Why Do I Keep Getting Ingrown Hairs?
Just one ingrown hair is no bother – you chalk it up to a mishap and move on with your life. But by the time you’re dealing with several ingrown hairs every few weeks, you begin to suspect it may be something that you’re doing. Curious to find out what might be the culprit? Read on for the most common causes of ingrown hairs!
Clogged Hair Follicles
Clogged follicles are one of the two most common causes of ingrown hairs. Dead skin cells get mixed up with hardened oil and environmental debris and the whole mess attracts bacteria. That’s a lot for a hair to get through!
Also, the dead cells on the surface of the skin create a barrier that blocks a hair, and it then has no other recourse but to turn back into its follicle.
The fix: Exfoliate regularly, at least two to three times per week. You can use manual scrubs like an exfoliating mitt or a sugar scrub or opt for the convenience of a chemical exfoliator by using a body wash or lotion that contains AHAs or BHAs.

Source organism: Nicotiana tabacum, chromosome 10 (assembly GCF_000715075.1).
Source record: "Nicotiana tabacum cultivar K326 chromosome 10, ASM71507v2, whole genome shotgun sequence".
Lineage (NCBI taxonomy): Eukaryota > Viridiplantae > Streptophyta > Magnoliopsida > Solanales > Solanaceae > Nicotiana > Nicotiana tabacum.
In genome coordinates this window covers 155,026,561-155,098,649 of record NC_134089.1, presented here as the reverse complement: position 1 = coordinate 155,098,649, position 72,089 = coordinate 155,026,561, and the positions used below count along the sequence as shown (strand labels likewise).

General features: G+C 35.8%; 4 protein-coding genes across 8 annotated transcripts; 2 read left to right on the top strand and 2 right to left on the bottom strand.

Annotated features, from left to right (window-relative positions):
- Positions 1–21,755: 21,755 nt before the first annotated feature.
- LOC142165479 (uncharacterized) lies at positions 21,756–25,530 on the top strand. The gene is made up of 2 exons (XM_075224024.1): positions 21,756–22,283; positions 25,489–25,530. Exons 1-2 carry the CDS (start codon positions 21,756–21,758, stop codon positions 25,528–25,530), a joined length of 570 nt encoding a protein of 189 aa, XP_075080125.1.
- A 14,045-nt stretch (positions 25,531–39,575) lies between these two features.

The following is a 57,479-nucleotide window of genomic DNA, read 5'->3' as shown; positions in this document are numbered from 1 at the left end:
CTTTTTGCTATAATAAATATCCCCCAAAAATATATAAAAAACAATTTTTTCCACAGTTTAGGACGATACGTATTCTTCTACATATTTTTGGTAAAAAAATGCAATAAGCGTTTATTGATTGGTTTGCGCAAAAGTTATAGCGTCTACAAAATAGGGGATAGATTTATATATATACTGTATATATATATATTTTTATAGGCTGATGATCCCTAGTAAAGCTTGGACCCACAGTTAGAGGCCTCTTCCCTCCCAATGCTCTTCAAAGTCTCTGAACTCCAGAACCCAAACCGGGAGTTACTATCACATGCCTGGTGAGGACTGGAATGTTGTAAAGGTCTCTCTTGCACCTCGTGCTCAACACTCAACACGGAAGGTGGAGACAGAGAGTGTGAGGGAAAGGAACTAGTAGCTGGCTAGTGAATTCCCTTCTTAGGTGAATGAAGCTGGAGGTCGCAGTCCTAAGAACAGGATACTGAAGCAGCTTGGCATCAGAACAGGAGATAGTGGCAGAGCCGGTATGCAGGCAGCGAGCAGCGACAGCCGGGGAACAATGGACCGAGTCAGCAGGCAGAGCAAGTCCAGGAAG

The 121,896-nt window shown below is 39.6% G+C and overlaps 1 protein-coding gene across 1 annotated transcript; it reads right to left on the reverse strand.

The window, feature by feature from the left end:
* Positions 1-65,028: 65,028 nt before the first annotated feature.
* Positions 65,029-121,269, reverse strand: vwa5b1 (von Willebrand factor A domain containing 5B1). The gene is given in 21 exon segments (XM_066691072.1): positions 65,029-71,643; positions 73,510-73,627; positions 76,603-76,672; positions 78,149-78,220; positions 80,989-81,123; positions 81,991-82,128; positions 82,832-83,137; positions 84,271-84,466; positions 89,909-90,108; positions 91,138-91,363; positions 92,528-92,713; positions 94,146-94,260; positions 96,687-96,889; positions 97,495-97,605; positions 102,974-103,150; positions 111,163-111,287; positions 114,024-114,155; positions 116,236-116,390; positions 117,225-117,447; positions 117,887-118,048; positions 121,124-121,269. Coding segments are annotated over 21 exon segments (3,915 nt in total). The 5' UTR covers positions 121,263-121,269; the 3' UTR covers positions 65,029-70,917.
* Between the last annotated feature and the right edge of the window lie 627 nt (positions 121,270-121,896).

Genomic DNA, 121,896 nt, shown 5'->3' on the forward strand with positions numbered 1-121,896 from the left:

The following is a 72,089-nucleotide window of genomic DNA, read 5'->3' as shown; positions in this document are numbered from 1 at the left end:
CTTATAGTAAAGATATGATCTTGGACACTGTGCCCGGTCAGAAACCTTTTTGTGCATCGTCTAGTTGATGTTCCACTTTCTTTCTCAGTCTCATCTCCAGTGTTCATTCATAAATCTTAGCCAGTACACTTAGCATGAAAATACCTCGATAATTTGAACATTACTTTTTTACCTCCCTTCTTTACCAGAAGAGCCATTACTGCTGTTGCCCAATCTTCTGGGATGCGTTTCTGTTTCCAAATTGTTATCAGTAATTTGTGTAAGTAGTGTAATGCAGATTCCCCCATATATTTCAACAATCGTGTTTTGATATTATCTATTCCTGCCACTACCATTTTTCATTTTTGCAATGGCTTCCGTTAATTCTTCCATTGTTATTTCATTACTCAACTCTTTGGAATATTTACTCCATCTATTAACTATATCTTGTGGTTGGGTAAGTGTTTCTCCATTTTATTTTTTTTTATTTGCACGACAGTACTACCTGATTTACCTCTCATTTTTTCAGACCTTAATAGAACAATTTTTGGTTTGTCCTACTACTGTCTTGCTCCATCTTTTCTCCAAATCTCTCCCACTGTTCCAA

Shaving is the other most common cause of ingrown hairs. A razor blade creates a sharp edge when it cuts the hair close to the surface of the skin. If that hair bends, the sharp edge can easily penetrate the skin, especially when the hair is curly and coarse.
There are several practices when shaving that heighten the risk of ingrown hairs:
- Using a dull blade. A dull blade drags along your skin and tugs at the hair, not cutting it cleanly and leaving that sharp edge. Also, the friction created by a dull blade irritates the skin and that makes it more difficult for hairs to exit their follicles.
- Pressure. If you hold the razor too close to your skin, scraping it rather than gliding over it, your skin becomes irritated, similarly to using a dull blade.
- Dry shave. Shaving without an oil, cream or gel to soften the hair and cushion the skin has the same irritating and chafing effect as a dull blade. No bueno.
- Multiple-blade razors. With multiple blade razors, one blade pulls the hair out and another one chops it off, which results in a sharp edge that is likely to turn into the skin.
- Multiple passes. Going over a spot you’ve already shaved, particularly for the third or fourth time, is similar to the problem with using a multiple-blade razor.
- Wrong direction. Shaving against the grain pulls the hair back, and you risk the hair being cut off with a sharp tip. It also damages the hair follicle.
The fix: Shave with a sharp, clean blade in the direction your hair grows. Opt for a simple razor like the good old safety razor. And of course, if ingrown hairs persist, replace shaving altogether with another hair removal option.